UPDATE: Monday 27 June.
A search on Monday, for 5.5 hours, by a fixed wing aircraft revealed no further sign of Frenchman Adrien Rondel-Cellier, from St Martin, Guadeloupe, and at 17h00 the search was again suspended.
Just after 18h15 communications with the Frenchman was re-established following an email received from his satellite navigation phone to Maritime Rescue Authorities.
The message received states he is in good health and in no immediate need of assistance. He is lying 3 nautical miles off-shore of Kob Nqaba, in his yacht So Long, 47.5 nautical miles North East of East London.
Geoff McGregor, NSRI East London station commander said that NSRI East London will remain on high alert and the Transnet National Ports Authority will remain in contact with the Frenchman until morning when a decision will be made as to what steps need to be taken to see him safely to East London.
At the time of hearing from Mr. Rondel Cellier our NSRI sea rescue craft Spirit of Lotto was preparing to return to sea to conduct a night search, said Geoff.
It is not clear at this stage what caused communications to be lost but we suspect there is some problem with the yacht. We are limiting communications at present in order to preserve any battery power on the yacht until we are absolutely sure of the yachtsman’s safety, said Geoff.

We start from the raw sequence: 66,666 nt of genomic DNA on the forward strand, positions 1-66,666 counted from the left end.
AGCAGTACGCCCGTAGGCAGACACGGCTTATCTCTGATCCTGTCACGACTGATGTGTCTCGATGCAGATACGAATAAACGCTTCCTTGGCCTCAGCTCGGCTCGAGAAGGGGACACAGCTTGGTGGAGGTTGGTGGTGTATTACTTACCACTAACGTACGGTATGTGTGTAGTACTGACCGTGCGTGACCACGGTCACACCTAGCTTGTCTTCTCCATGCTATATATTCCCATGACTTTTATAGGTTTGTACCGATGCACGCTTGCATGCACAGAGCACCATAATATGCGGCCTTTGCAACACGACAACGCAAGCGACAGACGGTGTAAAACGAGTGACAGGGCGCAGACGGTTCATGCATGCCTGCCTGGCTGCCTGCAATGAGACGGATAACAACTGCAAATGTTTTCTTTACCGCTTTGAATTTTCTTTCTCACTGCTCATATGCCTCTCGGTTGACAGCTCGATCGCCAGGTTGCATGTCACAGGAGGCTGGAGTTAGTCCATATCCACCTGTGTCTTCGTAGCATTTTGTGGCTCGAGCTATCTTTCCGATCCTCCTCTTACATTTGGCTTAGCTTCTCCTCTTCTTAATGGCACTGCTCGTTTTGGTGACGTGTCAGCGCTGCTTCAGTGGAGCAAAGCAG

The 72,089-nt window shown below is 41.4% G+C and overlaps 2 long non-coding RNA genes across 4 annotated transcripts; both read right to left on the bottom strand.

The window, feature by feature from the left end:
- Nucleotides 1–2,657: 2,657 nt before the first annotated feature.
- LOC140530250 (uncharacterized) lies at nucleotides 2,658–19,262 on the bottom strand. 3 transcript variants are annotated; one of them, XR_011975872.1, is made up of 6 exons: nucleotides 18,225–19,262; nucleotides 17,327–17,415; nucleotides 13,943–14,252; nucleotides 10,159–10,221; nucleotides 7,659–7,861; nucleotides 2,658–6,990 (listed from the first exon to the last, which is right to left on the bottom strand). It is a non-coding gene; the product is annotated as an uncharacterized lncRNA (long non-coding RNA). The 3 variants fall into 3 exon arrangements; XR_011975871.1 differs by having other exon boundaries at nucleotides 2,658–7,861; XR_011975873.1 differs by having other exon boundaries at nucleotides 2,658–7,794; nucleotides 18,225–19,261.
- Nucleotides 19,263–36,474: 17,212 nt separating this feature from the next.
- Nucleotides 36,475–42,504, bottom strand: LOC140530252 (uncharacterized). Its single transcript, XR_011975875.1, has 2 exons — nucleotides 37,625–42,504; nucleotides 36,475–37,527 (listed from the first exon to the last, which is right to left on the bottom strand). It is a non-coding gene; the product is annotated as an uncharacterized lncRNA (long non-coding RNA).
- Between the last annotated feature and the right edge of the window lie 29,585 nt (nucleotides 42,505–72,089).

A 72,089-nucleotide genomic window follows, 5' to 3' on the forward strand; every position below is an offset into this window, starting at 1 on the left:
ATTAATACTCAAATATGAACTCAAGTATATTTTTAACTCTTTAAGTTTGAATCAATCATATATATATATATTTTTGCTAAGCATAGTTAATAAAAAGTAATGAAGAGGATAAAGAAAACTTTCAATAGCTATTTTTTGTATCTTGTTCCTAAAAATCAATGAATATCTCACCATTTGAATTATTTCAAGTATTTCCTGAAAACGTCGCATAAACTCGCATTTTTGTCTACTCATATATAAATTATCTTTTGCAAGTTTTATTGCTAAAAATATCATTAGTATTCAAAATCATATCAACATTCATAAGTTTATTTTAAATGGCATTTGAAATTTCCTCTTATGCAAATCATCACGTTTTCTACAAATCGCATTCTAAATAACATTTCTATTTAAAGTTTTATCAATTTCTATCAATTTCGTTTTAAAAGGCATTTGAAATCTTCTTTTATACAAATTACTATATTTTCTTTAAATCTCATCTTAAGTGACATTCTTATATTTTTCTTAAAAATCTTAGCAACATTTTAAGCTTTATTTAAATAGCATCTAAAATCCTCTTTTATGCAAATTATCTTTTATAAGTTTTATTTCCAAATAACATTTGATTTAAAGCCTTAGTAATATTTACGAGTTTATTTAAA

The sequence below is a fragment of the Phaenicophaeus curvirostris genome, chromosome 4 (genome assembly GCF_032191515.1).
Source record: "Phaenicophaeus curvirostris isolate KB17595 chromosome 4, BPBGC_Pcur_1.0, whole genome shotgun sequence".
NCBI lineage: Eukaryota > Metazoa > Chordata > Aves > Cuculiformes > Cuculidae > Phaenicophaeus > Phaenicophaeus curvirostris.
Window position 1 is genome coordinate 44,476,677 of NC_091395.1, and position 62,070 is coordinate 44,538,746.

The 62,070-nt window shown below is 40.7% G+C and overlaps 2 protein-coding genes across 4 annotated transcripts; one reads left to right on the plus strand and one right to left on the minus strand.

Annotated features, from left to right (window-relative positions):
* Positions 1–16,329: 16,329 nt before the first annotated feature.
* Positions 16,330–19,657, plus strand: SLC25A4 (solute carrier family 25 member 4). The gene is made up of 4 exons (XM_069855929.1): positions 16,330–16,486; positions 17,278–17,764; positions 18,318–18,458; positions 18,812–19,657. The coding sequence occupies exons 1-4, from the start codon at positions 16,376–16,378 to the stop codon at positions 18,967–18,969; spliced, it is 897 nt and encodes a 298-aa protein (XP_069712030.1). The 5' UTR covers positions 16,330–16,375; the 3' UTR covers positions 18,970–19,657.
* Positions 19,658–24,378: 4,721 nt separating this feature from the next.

The NSRI remained in contact with Pascal, the father of Adrien Rondel-Cellier, through last night and today. He has been contacted by his son, at around the same time the email was received by rescue authorities, so at this moment everyone is satisfied that Adrien is okay.
It looks like he was further North than we expected, said Geoff.
During mid afternoon on Saturday 25th June, 2011, NSRI East London were placed on alert by the Transnet National Ports Authority following a “Pan Pan” (a request for assistance) from a male solo sailor aboard his yacht So Long reporting to be experiencing some mechanical problems in very rough sea conditions some 12 nautical miles off-shore in the vicinity of the Kei River Mouth, (22 nautical miles North East of East London), on the Eastern Cape Coastline.
Sea swells at the time were rough 7 to 8 meter swells and very strong winds.
No rescue operation was immediately launched as the male had requested only assistance and he was not declaring a full-blown emergency distress.
NSRI East London were placed on high alert and an NSRI Air Sea Rescue team were placed on alert with the AV8 helicopter company (East London) and with the SA Air Force 15 Squadron, Charlie Flight, (Port Elizabeth), while Maritime Radio Services continued to monitor communications and the position of the yacht via VHF Radio communications and satellite telephone.
At approximately 05h00 this morning, Sunday 26th June, 2011, no further communications could be reached with the yacht and at 07h00, with sea and weather conditions having subsided considerably, a fixed wing aircraft and NSRI East London’s deep-sea rescue craft Spirit of Lotto was dispatched to search for the yacht.
No sign of the yacht and the solo sailor has been found and vessels along the coast have been requested to keep a look-out and NSRI coast watchers along the coast are keeping watch.
Efforts are continuing to attempt to raise the yacht on communications.
An active search operation was suspended late this afternoon and will be resumed pending any new information.”